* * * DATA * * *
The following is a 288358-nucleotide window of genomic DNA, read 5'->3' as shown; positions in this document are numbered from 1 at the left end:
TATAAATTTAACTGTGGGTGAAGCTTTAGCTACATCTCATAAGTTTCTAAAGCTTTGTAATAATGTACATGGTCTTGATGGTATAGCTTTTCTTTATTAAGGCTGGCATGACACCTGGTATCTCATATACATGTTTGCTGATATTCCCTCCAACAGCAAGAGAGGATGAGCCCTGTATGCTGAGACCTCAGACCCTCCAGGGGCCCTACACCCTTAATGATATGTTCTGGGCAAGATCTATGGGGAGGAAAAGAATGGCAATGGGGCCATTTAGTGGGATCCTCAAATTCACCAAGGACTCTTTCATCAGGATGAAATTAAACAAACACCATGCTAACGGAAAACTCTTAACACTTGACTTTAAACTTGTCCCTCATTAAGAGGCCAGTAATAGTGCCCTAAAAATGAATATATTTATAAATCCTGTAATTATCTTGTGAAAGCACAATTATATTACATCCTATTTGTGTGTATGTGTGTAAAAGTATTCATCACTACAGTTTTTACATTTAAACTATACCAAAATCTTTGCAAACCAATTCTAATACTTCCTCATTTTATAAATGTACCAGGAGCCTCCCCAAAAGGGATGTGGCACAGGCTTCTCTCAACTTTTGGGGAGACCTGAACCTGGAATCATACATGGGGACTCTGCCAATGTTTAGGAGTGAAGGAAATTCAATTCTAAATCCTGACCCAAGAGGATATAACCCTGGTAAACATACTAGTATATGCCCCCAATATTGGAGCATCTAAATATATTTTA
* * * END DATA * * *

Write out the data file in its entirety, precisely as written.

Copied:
The following is a 288358-nucleotide window of genomic DNA, read 5'->3' as shown; positions in this document are numbered from 1 at the left end:
TATAAATTTAACTGTGGGTGAAGCTTTAGCTACATCTCATAAGTTTCTAAAGCTTTGTAATAATGTACATGGTCTTGATGGTATAGCTTTTCTTTATTAAGGCTGGCATGACACCTGGTATCTCATATACATGTTTGCTGATATTCCCTCCAACAGCAAGAGAGGATGAGCCCTGTATGCTGAGACCTCAGACCCTCCAGGGGCCCTACACCCTTAATGATATGTTCTGGGCAAGATCTATGGGGAGGAAAAGAATGGCAATGGGGCCATTTAGTGGGATCCTCAAATTCACCAAGGACTCTTTCATCAGGATGAAATTAAACAAACACCATGCTAACGGAAAACTCTTAACACTTGACTTTAAACTTGTCCCTCATTAAGAGGCCAGTAATAGTGCCCTAAAAATGAATATATTTATAAATCCTGTAATTATCTTGTGAAAGCACAATTATATTACATCCTATTTGTGTGTATGTGTGTAAAAGTATTCATCACTACAGTTTTTACATTTAAACTATACCAAAATCTTTGCAAACCAATTCTAATACTTCCTCATTTTATAAATGTACCAGGAGCCTCCCCAAAAGGGATGTGGCACAGGCTTCTCTCAACTTTTGGGGAGACCTGAACCTGGAATCATACATGGGGACTCTGCCAATGTTTAGGAGTGAAGGAAATTCAATTCTAAATCCTGACCCAAGAGGATATAACCCTGGTAAACATACTAGTATATGCCCCCAATATTGGAGCATCTAAATATATTTTA